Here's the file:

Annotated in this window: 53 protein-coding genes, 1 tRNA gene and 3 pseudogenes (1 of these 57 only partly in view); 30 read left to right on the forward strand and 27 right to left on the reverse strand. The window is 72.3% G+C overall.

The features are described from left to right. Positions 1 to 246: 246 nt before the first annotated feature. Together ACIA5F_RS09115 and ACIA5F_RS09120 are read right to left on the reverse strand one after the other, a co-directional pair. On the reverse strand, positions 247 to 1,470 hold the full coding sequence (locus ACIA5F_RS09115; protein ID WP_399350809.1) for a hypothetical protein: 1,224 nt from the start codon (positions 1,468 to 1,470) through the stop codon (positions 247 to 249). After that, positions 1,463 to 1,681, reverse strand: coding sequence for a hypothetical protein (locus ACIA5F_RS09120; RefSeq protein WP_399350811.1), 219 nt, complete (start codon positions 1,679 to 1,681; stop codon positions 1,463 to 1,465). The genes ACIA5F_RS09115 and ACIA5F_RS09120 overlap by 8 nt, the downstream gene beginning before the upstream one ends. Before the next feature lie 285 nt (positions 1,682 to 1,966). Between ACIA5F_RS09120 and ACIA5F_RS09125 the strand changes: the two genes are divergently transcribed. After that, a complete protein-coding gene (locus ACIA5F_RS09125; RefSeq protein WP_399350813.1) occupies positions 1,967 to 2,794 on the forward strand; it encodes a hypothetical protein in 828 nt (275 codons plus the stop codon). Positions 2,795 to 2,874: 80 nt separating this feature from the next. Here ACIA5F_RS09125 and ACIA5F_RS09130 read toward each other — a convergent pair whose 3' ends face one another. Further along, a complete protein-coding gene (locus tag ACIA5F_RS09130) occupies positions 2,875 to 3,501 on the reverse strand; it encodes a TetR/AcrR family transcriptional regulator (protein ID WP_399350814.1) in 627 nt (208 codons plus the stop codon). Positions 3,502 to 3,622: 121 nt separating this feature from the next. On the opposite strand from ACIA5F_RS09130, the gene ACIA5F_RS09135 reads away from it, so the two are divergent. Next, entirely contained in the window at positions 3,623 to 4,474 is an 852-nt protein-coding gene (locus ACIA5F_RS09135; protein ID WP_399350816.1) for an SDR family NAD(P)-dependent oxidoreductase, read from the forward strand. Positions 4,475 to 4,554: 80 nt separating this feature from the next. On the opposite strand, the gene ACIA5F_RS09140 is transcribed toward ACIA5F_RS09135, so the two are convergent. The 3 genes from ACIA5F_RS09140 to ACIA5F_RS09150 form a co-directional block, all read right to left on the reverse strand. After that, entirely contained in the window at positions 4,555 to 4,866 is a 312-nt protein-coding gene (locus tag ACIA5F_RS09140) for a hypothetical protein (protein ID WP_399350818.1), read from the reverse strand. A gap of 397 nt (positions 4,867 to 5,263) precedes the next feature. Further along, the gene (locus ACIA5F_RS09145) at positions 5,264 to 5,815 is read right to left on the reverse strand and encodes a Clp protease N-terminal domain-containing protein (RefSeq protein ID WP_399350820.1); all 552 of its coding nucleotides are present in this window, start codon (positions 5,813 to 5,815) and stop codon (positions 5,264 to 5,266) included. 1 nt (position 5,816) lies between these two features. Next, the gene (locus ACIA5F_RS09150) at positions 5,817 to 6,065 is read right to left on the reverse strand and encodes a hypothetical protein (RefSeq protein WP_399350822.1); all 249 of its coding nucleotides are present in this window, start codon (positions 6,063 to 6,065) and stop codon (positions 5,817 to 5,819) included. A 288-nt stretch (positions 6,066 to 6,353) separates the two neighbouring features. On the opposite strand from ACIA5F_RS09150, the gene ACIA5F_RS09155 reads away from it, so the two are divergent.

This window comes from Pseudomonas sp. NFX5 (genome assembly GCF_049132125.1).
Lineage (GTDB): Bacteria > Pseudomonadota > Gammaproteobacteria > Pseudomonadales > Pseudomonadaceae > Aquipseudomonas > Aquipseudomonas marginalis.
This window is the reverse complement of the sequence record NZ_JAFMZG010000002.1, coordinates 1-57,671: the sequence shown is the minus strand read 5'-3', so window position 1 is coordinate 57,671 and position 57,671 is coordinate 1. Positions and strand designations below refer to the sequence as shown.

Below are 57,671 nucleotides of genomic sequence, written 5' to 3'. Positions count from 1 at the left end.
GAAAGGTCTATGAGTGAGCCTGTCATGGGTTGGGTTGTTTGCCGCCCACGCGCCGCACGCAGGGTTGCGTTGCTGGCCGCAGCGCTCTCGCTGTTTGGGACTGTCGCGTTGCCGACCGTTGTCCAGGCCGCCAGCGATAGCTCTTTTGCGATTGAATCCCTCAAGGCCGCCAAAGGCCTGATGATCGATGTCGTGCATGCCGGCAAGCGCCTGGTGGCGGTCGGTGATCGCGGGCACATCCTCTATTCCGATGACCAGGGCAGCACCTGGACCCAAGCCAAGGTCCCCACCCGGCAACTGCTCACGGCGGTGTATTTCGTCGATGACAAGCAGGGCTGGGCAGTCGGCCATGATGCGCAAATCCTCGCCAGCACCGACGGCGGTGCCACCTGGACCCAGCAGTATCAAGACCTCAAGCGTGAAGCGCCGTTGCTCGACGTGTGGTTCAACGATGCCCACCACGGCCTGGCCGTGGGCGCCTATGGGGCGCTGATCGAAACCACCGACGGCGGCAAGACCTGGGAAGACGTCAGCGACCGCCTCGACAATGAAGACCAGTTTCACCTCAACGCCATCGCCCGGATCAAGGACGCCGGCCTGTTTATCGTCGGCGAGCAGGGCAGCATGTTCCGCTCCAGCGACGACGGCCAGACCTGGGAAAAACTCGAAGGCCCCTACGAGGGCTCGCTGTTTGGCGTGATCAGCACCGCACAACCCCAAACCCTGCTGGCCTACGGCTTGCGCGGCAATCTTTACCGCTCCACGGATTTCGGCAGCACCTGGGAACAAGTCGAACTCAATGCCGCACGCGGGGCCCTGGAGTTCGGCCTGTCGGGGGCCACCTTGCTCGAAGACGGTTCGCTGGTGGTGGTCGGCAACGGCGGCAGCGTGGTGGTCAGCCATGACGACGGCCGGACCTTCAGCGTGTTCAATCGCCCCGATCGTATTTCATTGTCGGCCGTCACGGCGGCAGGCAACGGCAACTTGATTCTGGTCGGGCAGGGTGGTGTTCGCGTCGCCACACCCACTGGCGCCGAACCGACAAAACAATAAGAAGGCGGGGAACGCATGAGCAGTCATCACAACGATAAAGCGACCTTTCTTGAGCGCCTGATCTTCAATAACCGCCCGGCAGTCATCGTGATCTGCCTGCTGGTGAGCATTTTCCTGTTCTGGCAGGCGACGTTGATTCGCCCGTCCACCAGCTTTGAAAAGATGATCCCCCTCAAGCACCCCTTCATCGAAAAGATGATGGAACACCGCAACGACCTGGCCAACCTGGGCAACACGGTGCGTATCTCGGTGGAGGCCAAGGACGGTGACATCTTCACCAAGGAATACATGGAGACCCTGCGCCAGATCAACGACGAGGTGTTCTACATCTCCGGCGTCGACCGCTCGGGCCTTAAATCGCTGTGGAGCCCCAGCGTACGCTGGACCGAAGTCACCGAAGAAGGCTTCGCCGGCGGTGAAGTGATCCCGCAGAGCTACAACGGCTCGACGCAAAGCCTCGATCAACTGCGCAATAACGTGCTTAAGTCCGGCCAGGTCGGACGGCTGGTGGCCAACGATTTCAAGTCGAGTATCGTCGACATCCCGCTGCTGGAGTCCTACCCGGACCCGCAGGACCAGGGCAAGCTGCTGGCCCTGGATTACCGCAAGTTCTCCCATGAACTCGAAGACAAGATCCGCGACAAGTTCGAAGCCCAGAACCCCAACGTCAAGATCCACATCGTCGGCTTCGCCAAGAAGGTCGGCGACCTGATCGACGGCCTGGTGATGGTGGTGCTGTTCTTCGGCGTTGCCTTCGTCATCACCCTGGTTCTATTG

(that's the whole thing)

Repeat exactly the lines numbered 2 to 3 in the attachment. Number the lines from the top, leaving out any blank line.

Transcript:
The features are described from left to right. Positions 1 to 246: 246 nt before the first annotated feature. Together ACIA5F_RS09115 and ACIA5F_RS09120 are read right to left on the reverse strand one after the other, a co-directional pair. On the reverse strand, positions 247 to 1,470 hold the full coding sequence (locus ACIA5F_RS09115; protein ID WP_399350809.1) for a hypothetical protein: 1,224 nt from the start codon (positions 1,468 to 1,470) through the stop codon (positions 247 to 249). After that, positions 1,463 to 1,681, reverse strand: coding sequence for a hypothetical protein (locus ACIA5F_RS09120; RefSeq protein WP_399350811.1), 219 nt, complete (start codon positions 1,679 to 1,681; stop codon positions 1,463 to 1,465). The genes ACIA5F_RS09115 and ACIA5F_RS09120 overlap by 8 nt, the downstream gene beginning before the upstream one ends. Before the next feature lie 285 nt (positions 1,682 to 1,966). Between ACIA5F_RS09120 and ACIA5F_RS09125 the strand changes: the two genes are divergently transcribed. After that, a complete protein-coding gene (locus ACIA5F_RS09125; RefSeq protein WP_399350813.1) occupies positions 1,967 to 2,794 on the forward strand; it encodes a hypothetical protein in 828 nt (275 codons plus the stop codon). Positions 2,795 to 2,874: 80 nt separating this feature from the next. Here ACIA5F_RS09125 and ACIA5F_RS09130 read toward each other — a convergent pair whose 3' ends face one another. Further along, a complete protein-coding gene (locus tag ACIA5F_RS09130) occupies positions 2,875 to 3,501 on the reverse strand; it encodes a TetR/AcrR family transcriptional regulator (protein ID WP_399350814.1) in 627 nt (208 codons plus the stop codon). Positions 3,502 to 3,622: 121 nt separating this feature from the next. On the opposite strand from ACIA5F_RS09130, the gene ACIA5F_RS09135 reads away from it, so the two are divergent. Next, entirely contained in the window at positions 3,623 to 4,474 is an 852-nt protein-coding gene (locus ACIA5F_RS09135; protein ID WP_399350816.1) for an SDR family NAD(P)-dependent oxidoreductase, read from the forward strand. Positions 4,475 to 4,554: 80 nt separating this feature from the next. On the opposite strand, the gene ACIA5F_RS09140 is transcribed toward ACIA5F_RS09135, so the two are convergent. The 3 genes from ACIA5F_RS09140 to ACIA5F_RS09150 form a co-directional block, all read right to left on the reverse strand. After that, entirely contained in the window at positions 4,555 to 4,866 is a 312-nt protein-coding gene (locus tag ACIA5F_RS09140) for a hypothetical protein (protein ID WP_399350818.1), read from the reverse strand. A gap of 397 nt (positions 4,867 to 5,263) precedes the next feature. Further along, the gene (locus ACIA5F_RS09145) at positions 5,264 to 5,815 is read right to left on the reverse strand and encodes a Clp protease N-terminal domain-containing protein (RefSeq protein ID WP_399350820.1); all 552 of its coding nucleotides are present in this window, start codon (positions 5,813 to 5,815) and stop codon (positions 5,264 to 5,266) included. 1 nt (position 5,816) lies between these two features. Next, the gene (locus ACIA5F_RS09150) at positions 5,817 to 6,065 is read right to left on the reverse strand and encodes a hypothetical protein (RefSeq protein WP_399350822.1); all 249 of its coding nucleotides are present in this window, start codon (positions 6,063 to 6,065) and stop codon (positions 5,817 to 5,819) included. A 288-nt stretch (positions 6,066 to 6,353) separates the two neighbouring features. On the opposite strand from ACIA5F_RS09150, the gene ACIA5F_RS09155 reads away from it, so the two are divergent.

This window comes from Pseudomonas sp. NFX5 (genome assembly GCF_049132125.1).